Corinna Vallianatos’s story “Visitation” appears in the Mar/Apr 2016 issue of the Kenyon Review. Read an excerpt here.
Quite often, here at the Kenyon Review, we turn away gracefully written stories simply because they are “too familiar.” What does that mean, exactly? It means that the story possesses some combination of often-seen situations, easily anticipated events or consequences, and a predictable voice or narrative style. It means we have been here before and there is nothing sufficiently new about this variant to make it stand out. It means that the author has not surprised us.
When I read submissions for the Kenyon Review, I seek not only terrific sentences, evocative scenes, emotional authenticity, and a narrative arc that goes somewhere meaningful, but also, along the way, I want those little detonations of surprise and delight that herald a wonderful story. Sometimes a story seems familiar at the outset, but for only long enough to establish its apparently obvious situation or sequence of events before there are unexpected developments on the page that take the reader into new and exciting territory.
In the hands of a canny writer, a seemingly predictable scenario or set of what kids these days like to call “tropes” can be an asset and not a liability, because the reader can be lulled by her assumptions about what is going on and what will happen next, only to have the conventions of all those stories with equivalent situations and characters turned inside-out and upside-down in some inventively successful way. There is something particularly delightful about a story that shifts from the familiar to something new and different and strange.
“Good writing of any kind by anyone is surprising, intricate, strong, sinuous,” according to Margaret Atwood. All those words apply to Corinna Vallianatos’s “Visitation.” The story begins with the familiar scenario of a divorced father visiting his children:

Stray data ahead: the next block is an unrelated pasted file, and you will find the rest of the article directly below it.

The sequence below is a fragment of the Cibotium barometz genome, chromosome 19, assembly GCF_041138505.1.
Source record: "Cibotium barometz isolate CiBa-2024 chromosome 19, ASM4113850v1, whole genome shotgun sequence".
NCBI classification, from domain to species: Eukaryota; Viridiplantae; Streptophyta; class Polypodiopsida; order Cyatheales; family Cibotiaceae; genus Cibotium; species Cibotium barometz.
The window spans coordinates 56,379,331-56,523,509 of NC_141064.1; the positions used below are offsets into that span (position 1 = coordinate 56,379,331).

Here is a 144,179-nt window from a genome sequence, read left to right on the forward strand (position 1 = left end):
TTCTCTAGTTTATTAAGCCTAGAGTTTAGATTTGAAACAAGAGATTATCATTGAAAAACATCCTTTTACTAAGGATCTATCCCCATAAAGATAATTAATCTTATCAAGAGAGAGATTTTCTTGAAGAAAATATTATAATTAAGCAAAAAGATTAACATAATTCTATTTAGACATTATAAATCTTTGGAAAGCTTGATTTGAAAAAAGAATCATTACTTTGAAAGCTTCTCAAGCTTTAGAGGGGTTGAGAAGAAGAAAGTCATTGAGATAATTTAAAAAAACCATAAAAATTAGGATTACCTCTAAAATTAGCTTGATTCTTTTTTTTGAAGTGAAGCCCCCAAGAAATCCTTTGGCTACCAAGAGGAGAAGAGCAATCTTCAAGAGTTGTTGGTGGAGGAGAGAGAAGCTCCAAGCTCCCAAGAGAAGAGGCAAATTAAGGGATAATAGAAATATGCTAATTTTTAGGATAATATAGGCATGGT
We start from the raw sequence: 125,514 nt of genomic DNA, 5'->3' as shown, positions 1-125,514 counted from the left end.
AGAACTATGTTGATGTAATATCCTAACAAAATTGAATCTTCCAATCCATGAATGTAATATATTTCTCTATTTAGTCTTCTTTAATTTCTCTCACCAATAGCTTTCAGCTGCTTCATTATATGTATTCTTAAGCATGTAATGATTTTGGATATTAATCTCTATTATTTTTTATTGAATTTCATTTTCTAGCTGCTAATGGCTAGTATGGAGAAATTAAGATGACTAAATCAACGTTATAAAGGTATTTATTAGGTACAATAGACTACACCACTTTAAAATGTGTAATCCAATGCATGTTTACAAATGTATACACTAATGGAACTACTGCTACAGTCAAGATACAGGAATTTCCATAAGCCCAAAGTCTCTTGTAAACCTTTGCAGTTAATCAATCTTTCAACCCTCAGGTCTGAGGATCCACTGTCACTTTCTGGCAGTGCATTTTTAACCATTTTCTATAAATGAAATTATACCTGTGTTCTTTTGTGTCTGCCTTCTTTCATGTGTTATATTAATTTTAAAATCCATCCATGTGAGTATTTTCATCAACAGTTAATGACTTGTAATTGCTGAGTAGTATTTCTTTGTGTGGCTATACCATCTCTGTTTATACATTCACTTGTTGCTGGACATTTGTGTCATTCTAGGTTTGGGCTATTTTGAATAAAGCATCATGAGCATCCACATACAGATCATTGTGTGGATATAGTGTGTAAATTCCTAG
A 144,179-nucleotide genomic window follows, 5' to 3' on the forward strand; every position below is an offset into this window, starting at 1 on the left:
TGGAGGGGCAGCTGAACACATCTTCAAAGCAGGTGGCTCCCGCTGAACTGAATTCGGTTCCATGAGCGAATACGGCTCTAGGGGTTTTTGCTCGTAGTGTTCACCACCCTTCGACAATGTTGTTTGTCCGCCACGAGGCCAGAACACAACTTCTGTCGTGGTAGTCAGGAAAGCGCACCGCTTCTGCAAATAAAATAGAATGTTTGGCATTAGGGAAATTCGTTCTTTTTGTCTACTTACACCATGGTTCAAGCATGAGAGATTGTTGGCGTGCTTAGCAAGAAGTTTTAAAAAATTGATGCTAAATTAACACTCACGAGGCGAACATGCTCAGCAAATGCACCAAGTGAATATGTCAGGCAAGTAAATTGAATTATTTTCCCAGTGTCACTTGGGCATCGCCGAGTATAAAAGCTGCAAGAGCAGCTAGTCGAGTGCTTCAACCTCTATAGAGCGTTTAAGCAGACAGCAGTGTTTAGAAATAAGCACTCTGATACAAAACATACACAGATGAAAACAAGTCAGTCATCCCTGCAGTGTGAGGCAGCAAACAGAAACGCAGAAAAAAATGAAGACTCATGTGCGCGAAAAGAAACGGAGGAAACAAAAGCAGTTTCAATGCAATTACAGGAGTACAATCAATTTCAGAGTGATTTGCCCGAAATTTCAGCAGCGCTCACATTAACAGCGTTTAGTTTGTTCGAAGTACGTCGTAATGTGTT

Curt was in Bernadette’s Studio City apartment on a visitation. He picked the twins up, one in each arm, and crooned, “Do you still love me? Do you like me at least? You do, don’t you? C’mon, give your daddy a kiss.”
So we meet Curt sounding sad and desperate and uncertain as he pleads with his children to love him. What has happened to create this failure of connection with his family? The story continues:
They squirmed and kicked their pajamaed legs until the babysitter came forward worriedly. She was a junior at USC, her chest in its sports bra one large seemingly unbifurcated bosom, her eyes stuck onto her face like pins. Curt put the twins on the carpet and reached out and ran his hand down her arm. Her skin was cold. He had no interest, but he was pretending.
Pretend harder, he thought. He ran his hand up her arm this time, as if a different direction would change everything.
“Bernadette told me to expect this from you,” the babysitter said.
“She doesn’t know me,” Curt said.
“She said you’re a jackal.” The babysitter addressed the twins. “That’s like a dog, sweeties.”
The language here is as distinct and startling as is this collision between hapless Curt and his children’s hostile babysitter. We feel the possibility that everything is slipping from him. And now we are somewhere utterly new and different, anxious about what it will take for Curt to find his way back to his old life, eager to keep reading this terrific story.